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Deforestation is the process of clearing forests or other barren places of trees in order to meet human needs. Natural forests are.... DEFORESTATION

Deforestation or forest degradation is the process of clearing forests or other barren places of trees in order to meet human needs. Natural forests are being cut down to make way for farming, the construction of dwellings and factories, the clearing of regions for cattle grazing, mining, the construction of dams, and other human activities.

Causes of Deforestation

  • Overgrazing, Urbanization, Mining
  •  high population growth leads to high land demand, timber demand, fuel, and food demand
  • Jhumming cultivation
  • Forest fire
  • Government policy
Shifting Cultivation
  • Shifting Cultivation is thought to be responsible for about half of tropical deforestation.
  • In shifting agriculture, crops are cleared from the land after two or three years of producing vegetables and grains.
  • As a result, detrimental consequences such as localized deforestation, soil erosion, and nutrient loss can be detected.
  • As a result of the rising demand for food and fodder, shifting agriculture is one of the primary causes of deforestation and land degradation.
Development Project
  • Deforestation has also been fueled by the construction of human infrastructure and development projects.
  • More specifically, new infrastructures that service the contemporary human lifestyle in four ways: transportation, transformation, and energy generation, account for 10% of deforestation.
  • On the one hand, roads, railways, ports, and airports have been created to transport a wide range of items – from grains and fruits to spices, minerals, and fossil fuels – to trading hubs or transformation sites.
Economical Impact
  • Deforestation makes it easier to generate raw materials for a variety of industries.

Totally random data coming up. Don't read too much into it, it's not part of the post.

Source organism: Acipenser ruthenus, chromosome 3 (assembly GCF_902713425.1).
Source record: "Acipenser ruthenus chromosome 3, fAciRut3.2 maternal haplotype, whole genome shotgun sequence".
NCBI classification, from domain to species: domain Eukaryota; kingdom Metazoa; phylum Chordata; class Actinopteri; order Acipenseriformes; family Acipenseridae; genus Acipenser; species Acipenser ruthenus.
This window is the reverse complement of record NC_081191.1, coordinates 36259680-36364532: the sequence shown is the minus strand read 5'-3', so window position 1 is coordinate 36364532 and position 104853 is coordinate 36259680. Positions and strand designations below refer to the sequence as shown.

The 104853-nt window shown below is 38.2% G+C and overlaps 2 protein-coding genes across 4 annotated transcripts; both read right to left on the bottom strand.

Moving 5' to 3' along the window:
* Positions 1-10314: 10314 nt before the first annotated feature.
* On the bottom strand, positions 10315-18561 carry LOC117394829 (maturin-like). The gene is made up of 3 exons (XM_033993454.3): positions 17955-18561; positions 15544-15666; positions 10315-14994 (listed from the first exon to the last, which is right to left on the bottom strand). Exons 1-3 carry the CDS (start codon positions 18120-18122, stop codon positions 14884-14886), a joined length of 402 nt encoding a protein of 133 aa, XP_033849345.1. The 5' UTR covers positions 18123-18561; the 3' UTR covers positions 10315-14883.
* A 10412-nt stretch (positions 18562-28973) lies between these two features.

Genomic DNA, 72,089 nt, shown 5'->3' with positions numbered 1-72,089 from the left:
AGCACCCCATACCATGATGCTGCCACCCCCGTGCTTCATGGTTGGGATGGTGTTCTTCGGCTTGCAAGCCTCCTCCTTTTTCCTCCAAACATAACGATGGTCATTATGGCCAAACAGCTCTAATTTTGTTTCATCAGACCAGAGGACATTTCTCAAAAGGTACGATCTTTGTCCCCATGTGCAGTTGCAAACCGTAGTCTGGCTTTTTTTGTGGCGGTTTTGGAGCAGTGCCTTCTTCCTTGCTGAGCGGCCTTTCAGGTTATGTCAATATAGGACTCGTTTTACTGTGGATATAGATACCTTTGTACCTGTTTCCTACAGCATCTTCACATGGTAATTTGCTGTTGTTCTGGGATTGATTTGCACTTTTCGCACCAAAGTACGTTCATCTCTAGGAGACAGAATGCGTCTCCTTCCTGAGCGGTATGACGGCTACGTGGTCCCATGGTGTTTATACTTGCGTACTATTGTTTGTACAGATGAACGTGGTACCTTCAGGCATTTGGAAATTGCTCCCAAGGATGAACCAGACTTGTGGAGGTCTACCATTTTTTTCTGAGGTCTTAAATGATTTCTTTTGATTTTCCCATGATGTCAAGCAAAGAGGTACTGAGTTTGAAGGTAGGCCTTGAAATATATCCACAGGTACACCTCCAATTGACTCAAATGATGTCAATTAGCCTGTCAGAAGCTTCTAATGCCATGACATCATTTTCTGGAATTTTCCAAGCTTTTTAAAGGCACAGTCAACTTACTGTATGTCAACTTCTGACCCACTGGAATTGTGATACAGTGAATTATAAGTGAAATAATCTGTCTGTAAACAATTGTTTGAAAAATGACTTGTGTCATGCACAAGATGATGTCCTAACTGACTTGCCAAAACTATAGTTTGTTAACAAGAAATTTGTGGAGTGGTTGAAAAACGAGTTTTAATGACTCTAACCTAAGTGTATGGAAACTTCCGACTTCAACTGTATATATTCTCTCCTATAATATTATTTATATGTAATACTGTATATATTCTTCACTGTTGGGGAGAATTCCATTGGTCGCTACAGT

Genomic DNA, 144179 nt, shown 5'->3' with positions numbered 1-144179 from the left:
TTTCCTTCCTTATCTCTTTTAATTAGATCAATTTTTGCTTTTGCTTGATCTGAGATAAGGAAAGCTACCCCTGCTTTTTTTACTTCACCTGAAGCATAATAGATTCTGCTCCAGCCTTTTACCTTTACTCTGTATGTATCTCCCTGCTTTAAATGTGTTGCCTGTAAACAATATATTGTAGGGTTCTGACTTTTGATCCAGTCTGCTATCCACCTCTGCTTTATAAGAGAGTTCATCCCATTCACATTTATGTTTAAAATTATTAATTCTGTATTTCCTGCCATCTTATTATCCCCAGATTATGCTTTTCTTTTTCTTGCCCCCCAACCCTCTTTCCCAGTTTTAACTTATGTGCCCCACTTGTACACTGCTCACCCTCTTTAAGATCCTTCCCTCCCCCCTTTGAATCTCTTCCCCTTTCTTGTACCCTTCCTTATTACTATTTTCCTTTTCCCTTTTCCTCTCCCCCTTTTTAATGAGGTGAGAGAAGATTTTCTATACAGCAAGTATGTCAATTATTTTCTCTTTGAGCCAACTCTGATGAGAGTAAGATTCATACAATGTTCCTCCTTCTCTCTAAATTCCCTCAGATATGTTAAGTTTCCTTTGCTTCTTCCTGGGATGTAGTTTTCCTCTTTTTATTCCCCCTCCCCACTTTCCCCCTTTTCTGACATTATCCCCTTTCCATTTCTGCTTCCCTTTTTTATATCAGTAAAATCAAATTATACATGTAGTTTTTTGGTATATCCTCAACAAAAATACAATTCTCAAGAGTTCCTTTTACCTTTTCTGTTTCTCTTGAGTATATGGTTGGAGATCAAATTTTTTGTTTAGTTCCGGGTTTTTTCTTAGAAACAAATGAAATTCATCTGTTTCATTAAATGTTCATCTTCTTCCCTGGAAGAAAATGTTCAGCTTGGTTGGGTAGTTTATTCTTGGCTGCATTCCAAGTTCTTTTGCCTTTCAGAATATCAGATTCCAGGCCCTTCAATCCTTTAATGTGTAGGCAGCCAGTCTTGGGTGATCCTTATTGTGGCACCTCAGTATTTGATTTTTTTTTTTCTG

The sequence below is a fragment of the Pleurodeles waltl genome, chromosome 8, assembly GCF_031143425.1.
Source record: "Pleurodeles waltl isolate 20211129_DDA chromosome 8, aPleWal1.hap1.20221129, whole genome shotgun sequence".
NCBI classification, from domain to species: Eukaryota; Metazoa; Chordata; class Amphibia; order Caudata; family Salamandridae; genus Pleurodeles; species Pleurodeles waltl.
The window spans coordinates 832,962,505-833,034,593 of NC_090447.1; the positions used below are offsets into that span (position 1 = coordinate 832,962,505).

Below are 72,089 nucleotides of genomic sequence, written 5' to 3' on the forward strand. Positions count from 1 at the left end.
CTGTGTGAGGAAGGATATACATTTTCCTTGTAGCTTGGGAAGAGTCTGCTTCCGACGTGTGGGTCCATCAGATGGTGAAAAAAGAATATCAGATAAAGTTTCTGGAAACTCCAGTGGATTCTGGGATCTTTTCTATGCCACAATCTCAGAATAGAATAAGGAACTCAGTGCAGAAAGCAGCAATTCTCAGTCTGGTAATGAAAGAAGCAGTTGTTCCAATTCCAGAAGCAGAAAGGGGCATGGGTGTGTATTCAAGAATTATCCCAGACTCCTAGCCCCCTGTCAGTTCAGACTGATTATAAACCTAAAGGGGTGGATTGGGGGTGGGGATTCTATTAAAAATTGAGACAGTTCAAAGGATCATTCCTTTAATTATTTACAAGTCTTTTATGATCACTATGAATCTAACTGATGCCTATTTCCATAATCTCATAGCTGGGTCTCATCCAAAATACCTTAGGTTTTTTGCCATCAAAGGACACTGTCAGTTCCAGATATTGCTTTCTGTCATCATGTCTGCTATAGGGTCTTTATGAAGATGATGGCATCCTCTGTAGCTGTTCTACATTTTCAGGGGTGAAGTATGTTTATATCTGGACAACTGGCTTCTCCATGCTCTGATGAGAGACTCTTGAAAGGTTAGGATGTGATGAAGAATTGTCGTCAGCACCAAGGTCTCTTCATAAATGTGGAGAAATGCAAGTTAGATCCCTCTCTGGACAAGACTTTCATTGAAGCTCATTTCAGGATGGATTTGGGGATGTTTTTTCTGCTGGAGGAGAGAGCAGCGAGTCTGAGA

• Agriculture, the woodworking industry, and the construction sector are all examples.
  • Overexploitation of wood and timber, on the other hand, can have a detrimental impact on the economy.
  • Deforestation produces short-term economic gains, but it also reduces long-term output.

Impacts of Deforestation

Environmental Impacts:
  • Deforestation is a contributor to global warming, and is often cited as one of the major causes of the enhanced greenhouse effect as it causes carbon stores held in soil to be released.
  • Deforestation affects wind flows, water vapor flows and absorption of solar energy thus clearly influencing local and global climate.
  • The water cycle is also affected by deforestation. Trees extract groundwater through their roots and release it into the atmosphere. When part of a forest is removed, the trees no longer transpire this water, resulting in a much drier climate.
Deforestation causes:
  • Increase in the rate of soil erosion. This can further lead to flooding in rivers and makes the soil susceptible to landslides.
  • Removal or destruction of significant areas of forest cover has resulted in a degraded environment with reduced biodiversity.
  • Deforestation can destroy genetic variations (such as crop resistance) irretrievably.
Economic Impacts:
  • A short-term economic gain made by conversion of forest to agriculture, or overexploitation of wood products, typically leads to a loss of long-term income and long-term biological productivity.

Controlling Measures of Deforestation

Role of Governments and other Administrative Authorities:
  • Implementation of security measures and strict laws to prevent illegal logging.
  • Increasing the count and range of forests under government protection.
  • Carefully planning the construction of infrastructure (roads, dams, etc.) in order to minimize the loss of forest area.
  • Investing in new technologies in the agricultural industry (such as hydroponics) and helping farmers implement eco-friendly agricultural practices (such as cyclic agriculture).
  • Optimizing the management of forests by banning inefficient agricultural practices (such as slash-and-burn agriculture).
  • Facilitating the production and use of wood alternatives to reduce the demand for timber. For example, bamboo can serve as an alternative to wood fuel.
Role of Individuals
  • Reduce – Reducing the amount of paper consumed by using alternatives wherever possible.
  • Reuse – Avoid use-and-throw products to prevent wastage.
  • Recycle – Diligently recycle all used wood and paper products.
  • To cover more and more wasteland and already deforested land with forests through vigorous planning of afforestation. Forests should not be replaced by commercially important fruit orchards.
  • For example, the cultivation of apples in many parts of the Himalayas in general and Himachal Pradesh (India) in particular has done great damage to the original stands of natural forests. Apple cultivation causes deforestation in two ways viz.
  1. Apple cultivation requires clearance of land from vegetal cover and
  2. A Huge quantity of wood is required for the packing of apples every year.

Also Read : Classification of Forest

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